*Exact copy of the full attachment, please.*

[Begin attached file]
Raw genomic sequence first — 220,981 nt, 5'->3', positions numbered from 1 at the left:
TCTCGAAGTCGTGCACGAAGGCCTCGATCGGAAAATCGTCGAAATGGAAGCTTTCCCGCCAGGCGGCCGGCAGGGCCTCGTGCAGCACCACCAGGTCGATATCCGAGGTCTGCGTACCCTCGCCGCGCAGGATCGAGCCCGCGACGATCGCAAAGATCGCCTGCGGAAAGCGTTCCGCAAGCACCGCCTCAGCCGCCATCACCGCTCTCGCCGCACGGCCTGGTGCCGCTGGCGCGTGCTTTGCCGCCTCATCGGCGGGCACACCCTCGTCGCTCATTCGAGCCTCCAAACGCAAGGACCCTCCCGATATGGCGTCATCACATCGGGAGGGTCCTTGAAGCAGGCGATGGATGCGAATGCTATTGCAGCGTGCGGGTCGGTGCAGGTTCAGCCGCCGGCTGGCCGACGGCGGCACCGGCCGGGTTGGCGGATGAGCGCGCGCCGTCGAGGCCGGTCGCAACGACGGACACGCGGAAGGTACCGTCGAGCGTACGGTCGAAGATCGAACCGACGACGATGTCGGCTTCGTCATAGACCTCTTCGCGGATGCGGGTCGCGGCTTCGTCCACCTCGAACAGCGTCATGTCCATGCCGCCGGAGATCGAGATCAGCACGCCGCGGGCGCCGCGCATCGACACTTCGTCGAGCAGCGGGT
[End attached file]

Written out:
Raw genomic sequence first — 220,981 nt, 5'->3', positions numbered from 1 at the left:
TCTCGAAGTCGTGCACGAAGGCCTCGATCGGAAAATCGTCGAAATGGAAGCTTTCCCGCCAGGCGGCCGGCAGGGCCTCGTGCAGCACCACCAGGTCGATATCCGAGGTCTGCGTACCCTCGCCGCGCAGGATCGAGCCCGCGACGATCGCAAAGATCGCCTGCGGAAAGCGTTCCGCAAGCACCGCCTCAGCCGCCATCACCGCTCTCGCCGCACGGCCTGGTGCCGCTGGCGCGTGCTTTGCCGCCTCATCGGCGGGCACACCCTCGTCGCTCATTCGAGCCTCCAAACGCAAGGACCCTCCCGATATGGCGTCATCACATCGGGAGGGTCCTTGAAGCAGGCGATGGATGCGAATGCTATTGCAGCGTGCGGGTCGGTGCAGGTTCAGCCGCCGGCTGGCCGACGGCGGCACCGGCCGGGTTGGCGGATGAGCGCGCGCCGTCGAGGCCGGTCGCAACGACGGACACGCGGAAGGTACCGTCGAGCGTACGGTCGAAGATCGAACCGACGACGATGTCGGCTTCGTCATAGACCTCTTCGCGGATGCGGGTCGCGGCTTCGTCCACCTCGAACAGCGTCATGTCCATGCCGCCGGAGATCGAGATCAGCACGCCGCGGGCGCCGCGCATCGACACTTCGTCGAGCAGCGGGT